FIREWORKS: Massive Brawl Breaks Out in Italy’s Parliament During Heated Debate (VIDEO)

In a dramatic turn of events on Wednesday, fireworks erupted, and a physical altercation ensued over a government proposal that sparked heated debate in Italy’s lower House.

The proposal, backed by Italy’s PM Giorgia Meloni and aimed at expanding Italy’s regional autonomy, has faced strong opposition from some far-left lawmakers who claim it will worsen the economic disparities between the northern and southern half of the country. Currently, five regions of the country’s 20 are granted autonomy, which in part reduces the tax revenue collected by the country’s centralized government in Rome.

The incident unfolded as 5-Star Movement lawmaker Leonardo Donno, a vocal critic of the proposed changes, attempted to hand an Italian flag to regional affairs minister Roberto Calderoli, who is a proponent for the expansion of regional autonomy.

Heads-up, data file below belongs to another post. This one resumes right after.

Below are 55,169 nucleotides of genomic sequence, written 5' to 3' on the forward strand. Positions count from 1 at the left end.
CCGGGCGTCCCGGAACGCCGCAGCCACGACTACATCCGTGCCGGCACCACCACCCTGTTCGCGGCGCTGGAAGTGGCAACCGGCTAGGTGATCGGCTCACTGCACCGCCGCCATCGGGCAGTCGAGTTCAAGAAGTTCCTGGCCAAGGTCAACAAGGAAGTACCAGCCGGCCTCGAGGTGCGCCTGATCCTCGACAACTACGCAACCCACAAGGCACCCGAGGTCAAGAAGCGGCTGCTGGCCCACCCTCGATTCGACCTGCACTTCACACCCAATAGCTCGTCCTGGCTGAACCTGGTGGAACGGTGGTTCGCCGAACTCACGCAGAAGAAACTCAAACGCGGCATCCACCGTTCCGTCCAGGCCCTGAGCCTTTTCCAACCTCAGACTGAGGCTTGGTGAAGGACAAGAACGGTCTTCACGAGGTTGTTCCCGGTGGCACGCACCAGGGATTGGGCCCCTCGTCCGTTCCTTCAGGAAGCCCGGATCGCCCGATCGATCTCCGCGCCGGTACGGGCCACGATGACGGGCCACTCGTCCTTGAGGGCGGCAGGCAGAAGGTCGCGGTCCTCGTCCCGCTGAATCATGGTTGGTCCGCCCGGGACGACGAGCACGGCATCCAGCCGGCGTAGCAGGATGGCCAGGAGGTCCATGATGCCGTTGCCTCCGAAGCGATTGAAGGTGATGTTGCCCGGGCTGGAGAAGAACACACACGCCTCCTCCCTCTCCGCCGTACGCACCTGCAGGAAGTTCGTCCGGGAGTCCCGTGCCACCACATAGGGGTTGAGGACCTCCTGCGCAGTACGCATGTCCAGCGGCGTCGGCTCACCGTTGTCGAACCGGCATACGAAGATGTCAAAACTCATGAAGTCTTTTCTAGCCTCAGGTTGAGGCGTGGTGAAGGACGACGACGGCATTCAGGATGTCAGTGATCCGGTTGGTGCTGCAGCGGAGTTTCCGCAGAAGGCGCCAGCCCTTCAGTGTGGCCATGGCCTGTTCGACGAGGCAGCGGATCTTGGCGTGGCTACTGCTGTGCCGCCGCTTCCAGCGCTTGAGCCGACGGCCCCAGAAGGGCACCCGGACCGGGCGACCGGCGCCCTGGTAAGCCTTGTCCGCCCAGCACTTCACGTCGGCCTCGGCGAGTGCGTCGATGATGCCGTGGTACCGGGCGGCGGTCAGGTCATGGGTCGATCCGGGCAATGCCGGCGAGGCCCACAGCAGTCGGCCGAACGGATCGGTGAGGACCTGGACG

Calderoli, a member of the Lega party, drafted the legislation that would benefit populous regions like Veneto and Lombardy, which are traditional strongholds of the Lega party.

Video footage of the altercation shows lawmakers converging on Donno after his symbolic gesture, resulting in a physical confrontation that left the lawmaker hospitalized for evaluation.

“Among the various kicks, I also received a very strong punch to the sternum, and I collapsed because I couldn’t breathe,” Donno said to local media following the fight.

Footage shows two clerks trying to break up the pair before other lawmakers joined the fracas, with one wildly throwing punches at Donno, who was eventually taken away from the chamber in a wheelchair, per Reuters.

Watch the Video:

Foreign Minister Antonio Tajani, speaking to Sky TG24, expressed dismay at the violent turn of events, emphasizing the need for peaceful dialogue and constructive debate in politics.

“I have no words,” Tajani said. “We need to set another example, not punches to resolve political problems… It’s not braggadocio, it’s not shouting, it’s ideas that need to be explained well to persuade voters.”

 

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